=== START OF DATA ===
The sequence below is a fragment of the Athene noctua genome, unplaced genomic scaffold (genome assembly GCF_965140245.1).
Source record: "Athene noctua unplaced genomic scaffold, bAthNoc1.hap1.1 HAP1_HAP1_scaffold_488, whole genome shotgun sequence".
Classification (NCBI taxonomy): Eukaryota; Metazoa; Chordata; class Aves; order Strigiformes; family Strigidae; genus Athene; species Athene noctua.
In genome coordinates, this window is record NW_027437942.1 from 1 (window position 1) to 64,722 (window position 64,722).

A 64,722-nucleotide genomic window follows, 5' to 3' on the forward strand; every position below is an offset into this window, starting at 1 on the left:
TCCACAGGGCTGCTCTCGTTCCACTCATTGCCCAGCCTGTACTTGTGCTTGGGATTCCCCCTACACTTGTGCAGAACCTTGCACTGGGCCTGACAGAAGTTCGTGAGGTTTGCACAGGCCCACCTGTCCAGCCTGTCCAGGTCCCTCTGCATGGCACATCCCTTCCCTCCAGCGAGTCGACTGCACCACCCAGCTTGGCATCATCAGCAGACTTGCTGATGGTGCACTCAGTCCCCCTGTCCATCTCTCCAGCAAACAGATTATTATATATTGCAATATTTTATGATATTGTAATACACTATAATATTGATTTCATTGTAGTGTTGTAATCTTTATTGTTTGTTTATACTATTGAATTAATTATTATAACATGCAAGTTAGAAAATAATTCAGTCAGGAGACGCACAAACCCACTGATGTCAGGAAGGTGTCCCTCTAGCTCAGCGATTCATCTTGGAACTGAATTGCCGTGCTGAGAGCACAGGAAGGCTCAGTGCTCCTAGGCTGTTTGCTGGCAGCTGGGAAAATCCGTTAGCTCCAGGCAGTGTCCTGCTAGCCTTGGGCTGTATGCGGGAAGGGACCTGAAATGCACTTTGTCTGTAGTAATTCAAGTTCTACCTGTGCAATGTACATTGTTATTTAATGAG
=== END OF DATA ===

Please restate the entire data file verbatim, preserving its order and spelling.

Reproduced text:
The sequence below is a fragment of the Athene noctua genome, unplaced genomic scaffold (genome assembly GCF_965140245.1).
Source record: "Athene noctua unplaced genomic scaffold, bAthNoc1.hap1.1 HAP1_HAP1_scaffold_488, whole genome shotgun sequence".
Classification (NCBI taxonomy): Eukaryota; Metazoa; Chordata; class Aves; order Strigiformes; family Strigidae; genus Athene; species Athene noctua.
In genome coordinates, this window is record NW_027437942.1 from 1 (window position 1) to 64,722 (window position 64,722).

A 64,722-nucleotide genomic window follows, 5' to 3' on the forward strand; every position below is an offset into this window, starting at 1 on the left:
TCCACAGGGCTGCTCTCGTTCCACTCATTGCCCAGCCTGTACTTGTGCTTGGGATTCCCCCTACACTTGTGCAGAACCTTGCACTGGGCCTGACAGAAGTTCGTGAGGTTTGCACAGGCCCACCTGTCCAGCCTGTCCAGGTCCCTCTGCATGGCACATCCCTTCCCTCCAGCGAGTCGACTGCACCACCCAGCTTGGCATCATCAGCAGACTTGCTGATGGTGCACTCAGTCCCCCTGTCCATCTCTCCAGCAAACAGATTATTATATATTGCAATATTTTATGATATTGTAATACACTATAATATTGATTTCATTGTAGTGTTGTAATCTTTATTGTTTGTTTATACTATTGAATTAATTATTATAACATGCAAGTTAGAAAATAATTCAGTCAGGAGACGCACAAACCCACTGATGTCAGGAAGGTGTCCCTCTAGCTCAGCGATTCATCTTGGAACTGAATTGCCGTGCTGAGAGCACAGGAAGGCTCAGTGCTCCTAGGCTGTTTGCTGGCAGCTGGGAAAATCCGTTAGCTCCAGGCAGTGTCCTGCTAGCCTTGGGCTGTATGCGGGAAGGGACCTGAAATGCACTTTGTCTGTAGTAATTCAAGTTCTACCTGTGCAATGTACATTGTTATTTAATGAG